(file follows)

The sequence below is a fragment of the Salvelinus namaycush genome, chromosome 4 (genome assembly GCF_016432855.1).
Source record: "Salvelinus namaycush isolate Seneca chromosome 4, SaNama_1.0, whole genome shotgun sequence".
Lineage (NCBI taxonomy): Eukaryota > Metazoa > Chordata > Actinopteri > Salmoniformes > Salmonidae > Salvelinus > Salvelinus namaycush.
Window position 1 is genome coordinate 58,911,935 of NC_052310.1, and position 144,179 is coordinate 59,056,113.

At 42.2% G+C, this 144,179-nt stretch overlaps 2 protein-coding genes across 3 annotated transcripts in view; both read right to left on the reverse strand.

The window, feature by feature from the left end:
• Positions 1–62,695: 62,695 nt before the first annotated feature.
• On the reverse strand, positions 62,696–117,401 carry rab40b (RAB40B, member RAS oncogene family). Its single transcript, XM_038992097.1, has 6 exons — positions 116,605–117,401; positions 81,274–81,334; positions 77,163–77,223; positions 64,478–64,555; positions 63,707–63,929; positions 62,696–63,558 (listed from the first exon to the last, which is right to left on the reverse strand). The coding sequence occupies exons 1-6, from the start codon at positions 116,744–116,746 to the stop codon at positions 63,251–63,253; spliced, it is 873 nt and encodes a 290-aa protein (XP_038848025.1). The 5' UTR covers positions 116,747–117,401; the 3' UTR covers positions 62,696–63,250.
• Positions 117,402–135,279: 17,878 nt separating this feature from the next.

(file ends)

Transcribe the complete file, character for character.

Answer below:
The sequence below is a fragment of the Salvelinus namaycush genome, chromosome 4 (genome assembly GCF_016432855.1).
Source record: "Salvelinus namaycush isolate Seneca chromosome 4, SaNama_1.0, whole genome shotgun sequence".
Lineage (NCBI taxonomy): Eukaryota > Metazoa > Chordata > Actinopteri > Salmoniformes > Salmonidae > Salvelinus > Salvelinus namaycush.
Window position 1 is genome coordinate 58,911,935 of NC_052310.1, and position 144,179 is coordinate 59,056,113.

At 42.2% G+C, this 144,179-nt stretch overlaps 2 protein-coding genes across 3 annotated transcripts in view; both read right to left on the reverse strand.

The window, feature by feature from the left end:
• Positions 1–62,695: 62,695 nt before the first annotated feature.
• On the reverse strand, positions 62,696–117,401 carry rab40b (RAB40B, member RAS oncogene family). Its single transcript, XM_038992097.1, has 6 exons — positions 116,605–117,401; positions 81,274–81,334; positions 77,163–77,223; positions 64,478–64,555; positions 63,707–63,929; positions 62,696–63,558 (listed from the first exon to the last, which is right to left on the reverse strand). The coding sequence occupies exons 1-6, from the start codon at positions 116,744–116,746 to the stop codon at positions 63,251–63,253; spliced, it is 873 nt and encodes a 290-aa protein (XP_038848025.1). The 5' UTR covers positions 116,747–117,401; the 3' UTR covers positions 62,696–63,250.
• Positions 117,402–135,279: 17,878 nt separating this feature from the next.